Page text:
According to the report, the next halving is expected to push Bitcoin to reach a cycle high of $150,000 by mid-2025. The prediction has sparked considerable interest in the cryptocurrency market and led to a closer examination of Bitcoin mining stocks, particularly in North America.
The report said that Bitcoin miners are undergoing a transformation into industrial-scale enterprises, and North America is steadily gaining market share in this evolving landscape — overtaking China.
This shift is attributed to strong operational efficiency, low production costs due to cheap electricity, high liquidity, and robust balance sheets among these miners.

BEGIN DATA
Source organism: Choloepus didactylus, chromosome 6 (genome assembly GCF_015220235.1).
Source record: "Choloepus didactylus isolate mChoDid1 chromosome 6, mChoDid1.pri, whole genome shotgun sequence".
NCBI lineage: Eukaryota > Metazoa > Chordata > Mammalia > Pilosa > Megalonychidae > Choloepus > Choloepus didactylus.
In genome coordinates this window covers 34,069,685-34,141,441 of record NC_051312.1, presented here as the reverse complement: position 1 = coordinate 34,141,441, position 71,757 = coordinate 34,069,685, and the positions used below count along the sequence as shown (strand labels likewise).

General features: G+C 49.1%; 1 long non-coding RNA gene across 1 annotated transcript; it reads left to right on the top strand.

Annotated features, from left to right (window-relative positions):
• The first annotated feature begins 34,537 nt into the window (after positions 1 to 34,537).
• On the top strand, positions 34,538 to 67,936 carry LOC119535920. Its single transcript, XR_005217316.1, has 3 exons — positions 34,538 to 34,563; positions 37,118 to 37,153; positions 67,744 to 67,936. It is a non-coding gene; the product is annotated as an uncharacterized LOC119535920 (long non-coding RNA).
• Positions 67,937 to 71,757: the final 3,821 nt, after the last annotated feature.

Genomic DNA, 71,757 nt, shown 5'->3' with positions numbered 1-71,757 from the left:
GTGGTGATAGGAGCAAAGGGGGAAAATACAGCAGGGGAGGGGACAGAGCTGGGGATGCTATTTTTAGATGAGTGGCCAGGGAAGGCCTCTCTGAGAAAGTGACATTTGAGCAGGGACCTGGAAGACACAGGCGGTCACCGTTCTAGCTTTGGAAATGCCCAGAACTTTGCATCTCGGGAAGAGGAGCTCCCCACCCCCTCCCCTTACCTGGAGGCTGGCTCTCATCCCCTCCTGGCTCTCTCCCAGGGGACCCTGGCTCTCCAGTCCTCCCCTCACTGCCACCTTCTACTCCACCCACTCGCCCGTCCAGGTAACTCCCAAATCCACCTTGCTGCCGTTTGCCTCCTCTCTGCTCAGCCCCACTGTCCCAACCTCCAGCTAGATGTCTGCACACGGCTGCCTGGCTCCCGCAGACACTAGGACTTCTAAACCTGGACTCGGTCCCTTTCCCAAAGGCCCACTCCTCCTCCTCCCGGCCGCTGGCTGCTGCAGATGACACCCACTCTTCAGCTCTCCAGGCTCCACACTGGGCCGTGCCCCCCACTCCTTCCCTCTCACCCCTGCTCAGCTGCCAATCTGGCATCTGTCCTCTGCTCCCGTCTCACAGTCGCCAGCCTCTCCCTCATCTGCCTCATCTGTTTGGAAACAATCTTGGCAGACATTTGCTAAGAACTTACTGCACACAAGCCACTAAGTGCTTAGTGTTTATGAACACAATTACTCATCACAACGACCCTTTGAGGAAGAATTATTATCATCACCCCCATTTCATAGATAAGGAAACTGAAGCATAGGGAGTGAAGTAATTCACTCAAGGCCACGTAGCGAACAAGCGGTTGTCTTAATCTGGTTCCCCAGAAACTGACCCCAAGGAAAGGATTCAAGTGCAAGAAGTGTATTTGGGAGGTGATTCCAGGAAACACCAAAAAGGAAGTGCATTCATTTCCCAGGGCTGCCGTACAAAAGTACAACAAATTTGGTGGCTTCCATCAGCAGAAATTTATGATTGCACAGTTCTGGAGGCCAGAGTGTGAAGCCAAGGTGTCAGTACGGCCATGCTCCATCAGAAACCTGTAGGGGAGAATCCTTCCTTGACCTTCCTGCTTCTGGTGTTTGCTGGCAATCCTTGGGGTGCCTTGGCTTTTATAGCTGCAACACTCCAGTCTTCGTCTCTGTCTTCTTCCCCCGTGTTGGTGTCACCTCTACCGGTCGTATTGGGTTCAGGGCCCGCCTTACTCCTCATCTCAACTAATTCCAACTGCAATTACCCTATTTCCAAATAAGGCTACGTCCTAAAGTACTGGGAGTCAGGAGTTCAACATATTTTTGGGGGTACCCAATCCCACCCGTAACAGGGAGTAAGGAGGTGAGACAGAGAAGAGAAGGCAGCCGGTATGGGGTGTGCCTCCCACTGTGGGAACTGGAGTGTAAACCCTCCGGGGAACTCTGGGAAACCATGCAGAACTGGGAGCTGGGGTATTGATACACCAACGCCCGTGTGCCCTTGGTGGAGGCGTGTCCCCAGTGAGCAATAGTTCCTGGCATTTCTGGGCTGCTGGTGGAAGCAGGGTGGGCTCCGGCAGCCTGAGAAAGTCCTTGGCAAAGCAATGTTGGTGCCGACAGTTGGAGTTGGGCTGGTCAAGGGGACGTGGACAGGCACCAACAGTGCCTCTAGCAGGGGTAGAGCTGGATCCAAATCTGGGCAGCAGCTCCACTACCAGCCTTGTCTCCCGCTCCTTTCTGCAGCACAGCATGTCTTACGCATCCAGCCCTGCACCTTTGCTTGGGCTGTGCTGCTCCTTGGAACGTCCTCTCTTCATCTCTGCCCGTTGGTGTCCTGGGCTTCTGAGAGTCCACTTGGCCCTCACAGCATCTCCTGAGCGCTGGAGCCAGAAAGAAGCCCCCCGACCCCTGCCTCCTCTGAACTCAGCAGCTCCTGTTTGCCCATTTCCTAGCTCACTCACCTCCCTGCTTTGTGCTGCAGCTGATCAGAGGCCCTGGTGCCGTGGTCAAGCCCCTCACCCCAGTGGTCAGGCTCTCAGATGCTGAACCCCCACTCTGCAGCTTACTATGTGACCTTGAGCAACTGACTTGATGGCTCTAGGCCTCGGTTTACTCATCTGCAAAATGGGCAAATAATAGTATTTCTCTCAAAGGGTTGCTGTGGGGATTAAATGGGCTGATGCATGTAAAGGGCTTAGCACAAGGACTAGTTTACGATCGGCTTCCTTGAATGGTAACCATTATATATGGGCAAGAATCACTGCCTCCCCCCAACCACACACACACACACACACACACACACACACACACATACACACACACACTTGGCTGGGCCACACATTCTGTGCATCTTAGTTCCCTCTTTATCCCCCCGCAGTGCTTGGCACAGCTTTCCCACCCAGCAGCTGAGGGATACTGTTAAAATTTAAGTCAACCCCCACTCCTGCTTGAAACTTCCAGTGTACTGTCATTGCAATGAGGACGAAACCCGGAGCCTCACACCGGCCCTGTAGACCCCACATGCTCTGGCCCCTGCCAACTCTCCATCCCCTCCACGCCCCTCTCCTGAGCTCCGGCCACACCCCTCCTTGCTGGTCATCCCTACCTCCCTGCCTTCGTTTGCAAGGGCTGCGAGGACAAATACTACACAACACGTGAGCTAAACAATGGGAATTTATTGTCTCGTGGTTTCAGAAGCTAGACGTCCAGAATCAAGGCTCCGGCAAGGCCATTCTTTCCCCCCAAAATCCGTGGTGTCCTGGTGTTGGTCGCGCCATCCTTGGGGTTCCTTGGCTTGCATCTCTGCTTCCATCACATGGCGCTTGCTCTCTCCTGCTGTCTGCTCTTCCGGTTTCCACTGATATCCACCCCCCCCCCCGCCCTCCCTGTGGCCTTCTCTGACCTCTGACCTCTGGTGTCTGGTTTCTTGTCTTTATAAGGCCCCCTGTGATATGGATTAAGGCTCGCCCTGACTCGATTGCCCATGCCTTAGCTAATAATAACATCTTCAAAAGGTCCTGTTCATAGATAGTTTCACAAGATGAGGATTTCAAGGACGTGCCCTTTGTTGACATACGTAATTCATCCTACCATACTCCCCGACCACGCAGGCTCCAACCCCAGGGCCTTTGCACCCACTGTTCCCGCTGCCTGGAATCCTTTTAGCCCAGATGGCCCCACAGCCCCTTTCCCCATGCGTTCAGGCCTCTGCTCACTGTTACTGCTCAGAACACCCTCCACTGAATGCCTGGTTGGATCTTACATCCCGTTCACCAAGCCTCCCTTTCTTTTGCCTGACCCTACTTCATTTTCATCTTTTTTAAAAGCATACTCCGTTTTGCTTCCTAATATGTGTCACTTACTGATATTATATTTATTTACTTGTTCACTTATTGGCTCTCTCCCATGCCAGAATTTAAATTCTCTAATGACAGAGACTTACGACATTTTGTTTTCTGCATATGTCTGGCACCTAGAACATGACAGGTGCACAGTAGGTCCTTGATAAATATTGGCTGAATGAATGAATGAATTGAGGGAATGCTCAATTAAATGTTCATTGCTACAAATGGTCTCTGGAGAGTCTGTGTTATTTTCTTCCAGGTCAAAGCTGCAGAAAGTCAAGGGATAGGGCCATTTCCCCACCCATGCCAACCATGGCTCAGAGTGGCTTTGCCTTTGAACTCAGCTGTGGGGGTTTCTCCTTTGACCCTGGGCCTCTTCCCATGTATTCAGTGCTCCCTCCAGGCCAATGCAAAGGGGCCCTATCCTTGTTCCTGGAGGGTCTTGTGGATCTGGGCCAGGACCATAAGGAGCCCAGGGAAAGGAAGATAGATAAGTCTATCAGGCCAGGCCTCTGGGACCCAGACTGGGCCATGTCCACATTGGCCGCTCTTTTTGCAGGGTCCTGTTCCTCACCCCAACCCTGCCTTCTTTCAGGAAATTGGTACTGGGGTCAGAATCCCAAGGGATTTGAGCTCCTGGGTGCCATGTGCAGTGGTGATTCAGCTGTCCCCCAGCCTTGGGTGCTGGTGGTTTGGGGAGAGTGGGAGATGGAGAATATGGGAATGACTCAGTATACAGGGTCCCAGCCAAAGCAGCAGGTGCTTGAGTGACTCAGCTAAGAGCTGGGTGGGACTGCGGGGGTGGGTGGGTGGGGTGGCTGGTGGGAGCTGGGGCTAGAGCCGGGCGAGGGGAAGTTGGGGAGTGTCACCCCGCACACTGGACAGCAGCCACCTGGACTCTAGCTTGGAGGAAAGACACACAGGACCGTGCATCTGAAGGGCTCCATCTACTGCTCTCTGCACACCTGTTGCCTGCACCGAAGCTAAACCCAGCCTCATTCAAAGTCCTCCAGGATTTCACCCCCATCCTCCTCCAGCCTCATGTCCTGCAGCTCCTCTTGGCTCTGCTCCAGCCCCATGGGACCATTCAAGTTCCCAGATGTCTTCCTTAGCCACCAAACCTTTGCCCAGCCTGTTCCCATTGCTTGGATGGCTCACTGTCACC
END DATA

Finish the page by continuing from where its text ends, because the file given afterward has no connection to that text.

Bernstein also expressed a preference for Riot Platforms (RIOT) and CleanSpark (CLSK). The broker gave both companies an “outperform” rating.
Analysts Gautam Chhugani and Mahika Sapra at Bernstein noted that Riot and CleanSpark are market share consolidators with a robust operational edge, primarily driven by their self-mining models.
These companies benefit from low power costs and do not carry heavy debt loads, contributing to their competitive advantage in the market.
Meanwhile, the report was less enthusiastic about Marathon Digital (MARA), assigning it a “market-perform” rating with an $8.30 price target.
Despite being the largest miner in the industry, Marathon Digital has subpar production costs, placing it in the middle of the cost curve. Additionally, the company lacks an operational edge and is dependent on hosting partners, according to Bernstein.